The murder of a young cleric has fueled fresh battles about freedom of expression online and cybercrime, with hardliners calling for President Rouhani’s administration to be stripped of its powers to control the internet.
On April 27, 46-year-old cleric Mostafa Ghasemi was shot dead in the city of Hamadan as he left his seminary. A dramatic ambush followed, during which police shot and killed the killer.
Ghasemi’s assassin was later identified as Behrooz Hajilou who, according to reports, got out of a Peugeot 206 with a Kalashnikov, shot Ghasemi and then fled the crime scene. Ghasemi resisted arrest, leading to the fatal shoot-out. He was identified by the police 24 hours later.
Speaking at a press conference a day after the incident, General Bakhsh-Ali Kamrani Saleh, the police chief of Hamadan Province, called Ghasemi a “corrupt man” with a record of “fighting, unruly behavior, felony, kidnapping and drinking alcohol.” He added that the assassin had been identified “within half an hour” and the operation to apprehend him had lasted “10 to 20 minutes.”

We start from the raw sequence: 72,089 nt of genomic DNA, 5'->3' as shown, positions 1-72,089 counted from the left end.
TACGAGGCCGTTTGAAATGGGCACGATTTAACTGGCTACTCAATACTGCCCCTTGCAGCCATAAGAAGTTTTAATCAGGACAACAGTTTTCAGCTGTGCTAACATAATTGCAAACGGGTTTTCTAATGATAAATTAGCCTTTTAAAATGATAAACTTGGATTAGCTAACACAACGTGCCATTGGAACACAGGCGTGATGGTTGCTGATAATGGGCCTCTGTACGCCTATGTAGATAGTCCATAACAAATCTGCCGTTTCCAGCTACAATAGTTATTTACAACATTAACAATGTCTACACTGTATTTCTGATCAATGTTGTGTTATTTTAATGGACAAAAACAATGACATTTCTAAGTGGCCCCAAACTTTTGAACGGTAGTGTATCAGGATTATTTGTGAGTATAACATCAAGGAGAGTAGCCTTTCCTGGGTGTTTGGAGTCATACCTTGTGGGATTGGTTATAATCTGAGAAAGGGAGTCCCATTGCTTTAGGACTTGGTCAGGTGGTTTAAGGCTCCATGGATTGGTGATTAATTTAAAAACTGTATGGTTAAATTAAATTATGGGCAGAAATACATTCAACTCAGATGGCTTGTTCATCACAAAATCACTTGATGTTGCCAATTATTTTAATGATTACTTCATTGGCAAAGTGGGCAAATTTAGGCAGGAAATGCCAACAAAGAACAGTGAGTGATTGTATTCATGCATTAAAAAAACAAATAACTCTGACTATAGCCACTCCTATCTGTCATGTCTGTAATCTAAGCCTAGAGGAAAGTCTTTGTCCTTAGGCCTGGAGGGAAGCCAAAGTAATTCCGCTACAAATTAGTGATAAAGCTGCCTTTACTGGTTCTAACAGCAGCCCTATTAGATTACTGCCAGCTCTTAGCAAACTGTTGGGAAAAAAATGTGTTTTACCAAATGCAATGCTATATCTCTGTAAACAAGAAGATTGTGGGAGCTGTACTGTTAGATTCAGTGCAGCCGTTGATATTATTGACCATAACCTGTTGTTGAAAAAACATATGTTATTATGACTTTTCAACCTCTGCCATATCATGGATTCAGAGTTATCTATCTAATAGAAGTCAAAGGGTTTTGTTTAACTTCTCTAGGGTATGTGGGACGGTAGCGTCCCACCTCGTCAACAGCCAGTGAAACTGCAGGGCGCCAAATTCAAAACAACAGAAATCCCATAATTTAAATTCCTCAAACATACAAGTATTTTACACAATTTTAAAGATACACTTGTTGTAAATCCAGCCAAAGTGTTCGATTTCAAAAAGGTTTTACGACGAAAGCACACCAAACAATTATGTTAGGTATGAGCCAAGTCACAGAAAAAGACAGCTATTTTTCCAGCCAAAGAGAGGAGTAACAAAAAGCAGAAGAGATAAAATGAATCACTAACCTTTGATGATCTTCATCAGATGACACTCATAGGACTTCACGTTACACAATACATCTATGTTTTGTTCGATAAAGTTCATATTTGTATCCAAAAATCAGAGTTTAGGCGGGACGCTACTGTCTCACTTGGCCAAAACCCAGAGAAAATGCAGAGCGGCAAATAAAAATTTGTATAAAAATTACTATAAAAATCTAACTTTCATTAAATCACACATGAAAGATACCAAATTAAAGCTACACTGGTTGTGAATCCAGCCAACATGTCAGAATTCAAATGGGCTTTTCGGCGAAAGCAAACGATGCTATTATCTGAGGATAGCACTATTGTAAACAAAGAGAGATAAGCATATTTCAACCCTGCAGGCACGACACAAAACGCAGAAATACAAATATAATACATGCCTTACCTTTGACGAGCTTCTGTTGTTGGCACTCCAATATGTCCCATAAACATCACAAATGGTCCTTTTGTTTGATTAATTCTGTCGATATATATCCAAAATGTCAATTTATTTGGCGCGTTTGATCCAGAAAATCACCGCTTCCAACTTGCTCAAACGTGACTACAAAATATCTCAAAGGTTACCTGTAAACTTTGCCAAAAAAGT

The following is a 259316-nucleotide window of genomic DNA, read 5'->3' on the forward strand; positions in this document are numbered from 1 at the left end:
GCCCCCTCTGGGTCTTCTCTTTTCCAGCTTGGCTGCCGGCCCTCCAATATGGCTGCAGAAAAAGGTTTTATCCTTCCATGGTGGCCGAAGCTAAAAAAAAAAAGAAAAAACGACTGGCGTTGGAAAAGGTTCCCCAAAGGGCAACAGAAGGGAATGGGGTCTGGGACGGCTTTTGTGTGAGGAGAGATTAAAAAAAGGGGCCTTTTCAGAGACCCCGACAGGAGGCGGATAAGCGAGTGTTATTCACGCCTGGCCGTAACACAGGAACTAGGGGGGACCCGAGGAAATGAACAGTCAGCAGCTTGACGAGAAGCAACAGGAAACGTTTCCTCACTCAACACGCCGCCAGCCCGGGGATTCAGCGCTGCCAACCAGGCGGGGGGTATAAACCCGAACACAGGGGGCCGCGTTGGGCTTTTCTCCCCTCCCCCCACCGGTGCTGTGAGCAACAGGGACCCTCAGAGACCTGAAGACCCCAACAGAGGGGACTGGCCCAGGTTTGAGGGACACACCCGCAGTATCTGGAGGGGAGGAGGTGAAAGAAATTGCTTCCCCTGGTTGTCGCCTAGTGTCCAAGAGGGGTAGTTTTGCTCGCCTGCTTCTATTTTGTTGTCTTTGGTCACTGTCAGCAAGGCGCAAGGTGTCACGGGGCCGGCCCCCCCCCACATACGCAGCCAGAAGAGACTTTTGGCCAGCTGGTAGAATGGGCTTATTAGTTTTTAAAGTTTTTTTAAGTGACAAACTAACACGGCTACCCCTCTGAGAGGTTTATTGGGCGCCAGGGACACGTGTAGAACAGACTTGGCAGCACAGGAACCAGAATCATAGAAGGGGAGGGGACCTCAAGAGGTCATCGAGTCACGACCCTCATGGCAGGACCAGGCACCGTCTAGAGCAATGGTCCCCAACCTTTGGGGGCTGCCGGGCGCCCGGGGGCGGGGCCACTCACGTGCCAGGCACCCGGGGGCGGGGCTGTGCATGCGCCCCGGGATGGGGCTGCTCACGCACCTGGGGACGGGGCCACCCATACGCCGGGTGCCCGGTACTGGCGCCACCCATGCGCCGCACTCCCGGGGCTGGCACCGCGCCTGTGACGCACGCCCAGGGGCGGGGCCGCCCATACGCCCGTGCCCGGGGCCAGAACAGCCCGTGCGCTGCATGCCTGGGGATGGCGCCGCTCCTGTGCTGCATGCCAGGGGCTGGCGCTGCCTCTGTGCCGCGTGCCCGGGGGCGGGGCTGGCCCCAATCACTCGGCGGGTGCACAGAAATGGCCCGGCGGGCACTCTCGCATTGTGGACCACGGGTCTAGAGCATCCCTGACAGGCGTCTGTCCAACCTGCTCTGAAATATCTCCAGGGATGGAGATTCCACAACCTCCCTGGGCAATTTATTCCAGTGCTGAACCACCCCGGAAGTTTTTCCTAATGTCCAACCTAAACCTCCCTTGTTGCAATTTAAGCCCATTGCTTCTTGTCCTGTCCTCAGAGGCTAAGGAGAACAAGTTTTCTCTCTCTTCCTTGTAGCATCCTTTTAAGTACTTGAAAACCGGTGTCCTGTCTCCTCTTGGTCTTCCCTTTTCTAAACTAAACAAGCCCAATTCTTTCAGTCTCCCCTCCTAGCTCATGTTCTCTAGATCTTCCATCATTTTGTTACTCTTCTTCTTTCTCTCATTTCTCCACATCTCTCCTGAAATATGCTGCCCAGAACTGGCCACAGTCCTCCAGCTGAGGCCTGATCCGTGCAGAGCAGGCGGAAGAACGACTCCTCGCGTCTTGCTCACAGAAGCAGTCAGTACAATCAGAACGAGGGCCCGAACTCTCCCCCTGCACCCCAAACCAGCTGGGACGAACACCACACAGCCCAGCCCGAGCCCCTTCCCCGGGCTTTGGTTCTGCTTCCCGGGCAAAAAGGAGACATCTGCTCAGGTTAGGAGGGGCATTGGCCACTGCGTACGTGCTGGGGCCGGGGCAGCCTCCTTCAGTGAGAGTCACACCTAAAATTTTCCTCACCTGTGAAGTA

According to General Kamrani, between 10 and 15 minutes after local people called an emergency number to report the crime, the car was identified. He said that, within “20 to 30 minutes,” the police had discovered the identity of the murderer. He added that “more than 50 operational and intelligence teams” had been in pursuit of the assassin and, before getting to him, they succeeded in arresting four of his accomplices who had been about to escape.
Thirty-Two Arrested for Posting Comments
Two days after Hajilou was killed, Kamrani told the media that the Iranian Cyber Police had also arrested 32 people who had left comments on the murderer’s Instagram page. “None of these people were connected to this criminal and they were not acquainted with him in any way,” he said. “Besides, a number of them lived in Mashhad, Shiraz and other cities.”
The commander of Hamadan’s provincial police offered no other information about where the 32 arrested people were being detained or the charges against them. He indicated that the arrests were legal — despite the fact that the people had no direct links to the murderer and had merely posted comments on his Instagram page.